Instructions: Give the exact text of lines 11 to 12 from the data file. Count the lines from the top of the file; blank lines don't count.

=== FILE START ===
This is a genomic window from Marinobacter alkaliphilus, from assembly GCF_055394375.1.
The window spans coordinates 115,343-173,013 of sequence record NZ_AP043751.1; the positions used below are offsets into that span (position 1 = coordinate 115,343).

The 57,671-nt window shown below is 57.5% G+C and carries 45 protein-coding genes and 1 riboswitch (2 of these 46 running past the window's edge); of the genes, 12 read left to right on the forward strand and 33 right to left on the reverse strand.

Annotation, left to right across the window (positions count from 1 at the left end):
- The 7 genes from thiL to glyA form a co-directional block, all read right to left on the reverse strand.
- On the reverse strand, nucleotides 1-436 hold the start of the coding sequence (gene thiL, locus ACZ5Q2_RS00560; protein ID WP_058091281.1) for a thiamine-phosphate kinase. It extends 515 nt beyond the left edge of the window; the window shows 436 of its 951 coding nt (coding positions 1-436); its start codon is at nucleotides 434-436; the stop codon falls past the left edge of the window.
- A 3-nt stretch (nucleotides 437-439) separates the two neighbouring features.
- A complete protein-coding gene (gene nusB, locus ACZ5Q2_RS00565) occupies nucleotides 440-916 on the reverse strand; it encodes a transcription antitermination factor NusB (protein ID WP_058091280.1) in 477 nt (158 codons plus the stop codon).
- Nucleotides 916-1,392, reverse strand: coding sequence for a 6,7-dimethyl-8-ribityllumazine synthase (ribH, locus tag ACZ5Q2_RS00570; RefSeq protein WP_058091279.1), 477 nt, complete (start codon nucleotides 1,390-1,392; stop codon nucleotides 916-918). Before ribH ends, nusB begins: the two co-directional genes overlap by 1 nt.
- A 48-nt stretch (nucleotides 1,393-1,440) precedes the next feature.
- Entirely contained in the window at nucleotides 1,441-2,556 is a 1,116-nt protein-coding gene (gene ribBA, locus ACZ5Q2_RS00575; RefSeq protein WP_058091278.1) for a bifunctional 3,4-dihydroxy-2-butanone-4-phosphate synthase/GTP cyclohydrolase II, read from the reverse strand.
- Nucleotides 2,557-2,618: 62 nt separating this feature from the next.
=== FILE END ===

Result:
- Entirely contained in the window at nucleotides 1,441-2,556 is a 1,116-nt protein-coding gene (gene ribBA, locus ACZ5Q2_RS00575; RefSeq protein WP_058091278.1) for a bifunctional 3,4-dihydroxy-2-butanone-4-phosphate synthase/GTP cyclohydrolase II, read from the reverse strand.
- Nucleotides 2,557-2,618: 62 nt separating this feature from the next.